Election 2024 Questionnaire: Bill Foster, 11th Congressional District

Election 2024
Congressman Bill Foster (D-11) speaks at the VNA Health Care facility ribbon cutting ceremony on Tuesday, Sept. 5, 2023 in Joliet.

Full Name: Bill Foster

What office are you seeking? U.S. Congress Illinois 11th District

What public offices, if any, have you previously held? U.S. Representative, 14th District of Illinois (2008-2011) U.S. Representative, 11th District of Illinois (2013-current)

City: Naperville, IL

Occupation: Scientist and Businessman

Campaign website: billfoster.com

In light of the increasing influx of migrants to Illinois, how do you propose the federal government should address the challenges?

The first step is to pass a bipartisan compromise along the lines negotiated over months in the Senate: more resources for border security, humanitarian assistance to asylum seekers including financial assistance to states like Illinois that are shouldering much of the burden, and for immigration courts to eliminate the 2-year backlog of asylum cases, and structural reform for our asylum procedures so that they do not become an end-run around. The ultimate solution will require comprehensive Immigration Reform. One of the great tragedies of the past decade was in 2013, when the Senate passed a bipartisan comprehensive immigration reform bill that would have passed the House with a bipartisan majority if then-Speaker John Boehner would have allowed it to come up for a vote. Unfortunately, he caved to the far-right “freedom caucus” and blocked it from being voted on. The same dynamic is playing out today.

What are the top issues facing your district and what would you like to do to address those issues?

When I first started representing the 11th District under the new map, there was an economic emergency in the northern part of the district due to the announced closing of the Chrysler-Stellantis Belvidere Assembly Plant, which for generations had been the beating heart the city of Belvidere as well as the surrounding region. The response to this emergency was an “all hands on deck” effort joined by the Governor, the congressional delegation, state and local elected officials, and the UAW. My top priority was to make sure that all of the federal incentives to produce Electric Vehicles that we had voted for in the Inflation Reduction Act, the Infrastructure bill, and the Chips and Science Act were brought to bear to encourage Stellantis to provide Belvidere with a role in the EV Future. With my encouragement the relevant federal agencies and the White House got involved, and the final deal provided not only a new EV assembly facility at Belvidere, but a new battery factory and parts distribution center. My priority at this point is to make sure that those federal incentives are actually delivered to the project so those thousands of jobs can be restored as soon as possible.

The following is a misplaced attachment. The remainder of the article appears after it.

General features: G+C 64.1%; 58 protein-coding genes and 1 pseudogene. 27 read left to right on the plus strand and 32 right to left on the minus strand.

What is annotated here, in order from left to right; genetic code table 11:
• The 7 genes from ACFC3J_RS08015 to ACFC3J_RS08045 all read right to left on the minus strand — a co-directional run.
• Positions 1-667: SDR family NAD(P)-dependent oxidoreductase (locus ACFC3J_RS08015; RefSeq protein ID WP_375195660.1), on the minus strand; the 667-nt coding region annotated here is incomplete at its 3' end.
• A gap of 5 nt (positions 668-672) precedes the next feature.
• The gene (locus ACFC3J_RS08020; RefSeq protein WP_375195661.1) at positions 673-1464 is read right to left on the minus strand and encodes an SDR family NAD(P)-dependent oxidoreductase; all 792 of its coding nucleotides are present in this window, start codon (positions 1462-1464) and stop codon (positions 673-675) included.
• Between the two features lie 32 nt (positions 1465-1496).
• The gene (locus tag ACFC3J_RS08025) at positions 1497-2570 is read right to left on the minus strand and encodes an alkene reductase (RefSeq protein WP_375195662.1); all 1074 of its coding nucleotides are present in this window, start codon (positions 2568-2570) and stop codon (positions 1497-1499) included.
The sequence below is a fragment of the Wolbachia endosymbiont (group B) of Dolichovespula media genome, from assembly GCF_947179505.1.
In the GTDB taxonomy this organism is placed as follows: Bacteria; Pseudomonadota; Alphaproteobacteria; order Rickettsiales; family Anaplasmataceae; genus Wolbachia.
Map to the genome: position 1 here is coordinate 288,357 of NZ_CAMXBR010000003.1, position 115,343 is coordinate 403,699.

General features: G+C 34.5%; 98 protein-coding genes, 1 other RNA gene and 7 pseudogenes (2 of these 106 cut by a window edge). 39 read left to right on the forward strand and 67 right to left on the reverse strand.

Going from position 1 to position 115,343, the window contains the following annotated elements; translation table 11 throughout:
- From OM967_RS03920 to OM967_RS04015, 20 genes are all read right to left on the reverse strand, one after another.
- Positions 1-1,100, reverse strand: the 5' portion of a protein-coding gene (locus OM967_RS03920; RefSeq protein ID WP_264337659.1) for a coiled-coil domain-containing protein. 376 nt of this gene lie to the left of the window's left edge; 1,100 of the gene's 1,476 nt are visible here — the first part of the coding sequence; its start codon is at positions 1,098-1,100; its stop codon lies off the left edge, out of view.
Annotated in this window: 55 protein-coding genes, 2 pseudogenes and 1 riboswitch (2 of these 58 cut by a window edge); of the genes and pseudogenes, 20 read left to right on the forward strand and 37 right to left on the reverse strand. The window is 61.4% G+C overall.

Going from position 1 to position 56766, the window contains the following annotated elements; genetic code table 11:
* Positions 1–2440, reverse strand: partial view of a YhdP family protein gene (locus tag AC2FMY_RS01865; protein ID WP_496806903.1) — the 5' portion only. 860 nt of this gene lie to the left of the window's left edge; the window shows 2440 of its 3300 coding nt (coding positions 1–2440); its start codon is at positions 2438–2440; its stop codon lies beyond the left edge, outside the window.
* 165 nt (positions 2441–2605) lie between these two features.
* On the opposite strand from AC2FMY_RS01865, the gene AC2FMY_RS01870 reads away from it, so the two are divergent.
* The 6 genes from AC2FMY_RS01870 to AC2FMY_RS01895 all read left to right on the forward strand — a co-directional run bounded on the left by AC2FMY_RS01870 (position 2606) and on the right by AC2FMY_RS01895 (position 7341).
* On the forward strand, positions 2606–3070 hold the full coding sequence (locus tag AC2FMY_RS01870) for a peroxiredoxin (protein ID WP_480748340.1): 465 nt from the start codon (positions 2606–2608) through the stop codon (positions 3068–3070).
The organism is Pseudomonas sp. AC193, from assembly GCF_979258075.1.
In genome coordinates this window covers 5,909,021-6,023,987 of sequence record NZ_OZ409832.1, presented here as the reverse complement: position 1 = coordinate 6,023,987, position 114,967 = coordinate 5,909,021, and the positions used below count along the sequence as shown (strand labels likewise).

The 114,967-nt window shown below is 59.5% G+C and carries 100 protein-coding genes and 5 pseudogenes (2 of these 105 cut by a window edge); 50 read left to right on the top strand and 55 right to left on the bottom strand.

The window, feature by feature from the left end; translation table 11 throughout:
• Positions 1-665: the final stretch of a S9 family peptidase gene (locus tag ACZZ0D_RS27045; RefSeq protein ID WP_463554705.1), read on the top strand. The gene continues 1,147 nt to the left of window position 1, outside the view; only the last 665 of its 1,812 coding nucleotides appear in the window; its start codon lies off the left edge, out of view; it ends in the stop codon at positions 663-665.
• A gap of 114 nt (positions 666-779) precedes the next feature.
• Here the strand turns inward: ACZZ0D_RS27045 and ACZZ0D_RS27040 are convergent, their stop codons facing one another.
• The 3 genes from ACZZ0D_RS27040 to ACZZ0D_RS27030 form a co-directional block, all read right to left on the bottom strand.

In the southern part of the district, Argonne and Fermi National Lab should continue to play key roles in the rebirth of high-tech manufacturing throughout the region. They are also playing important roles in developing the technologies we will need to deal with Climate Change, AI and quantum computing, and the technologies of the future. As someone who has started a company that now provides over a thousand high-tech manufacturing jobs, and has kept those jobs in the Midwest, I know how to make this happen.

First, I am focused on reproductive rights, which are especially under threat after the Dobbs decision. Ensuring access to reproductive health services, including abortion and birth control, is critical both as a human right and for families’ financial stability.

Finally, as a member of the Financial Services Committee, I’m focused on ensuring all Americans have access to banking with fair terms. We can help families become homeowners, avoid loans designed to keep them in debt forever, and prevent people from being charged exorbitant fees for simple mistakes.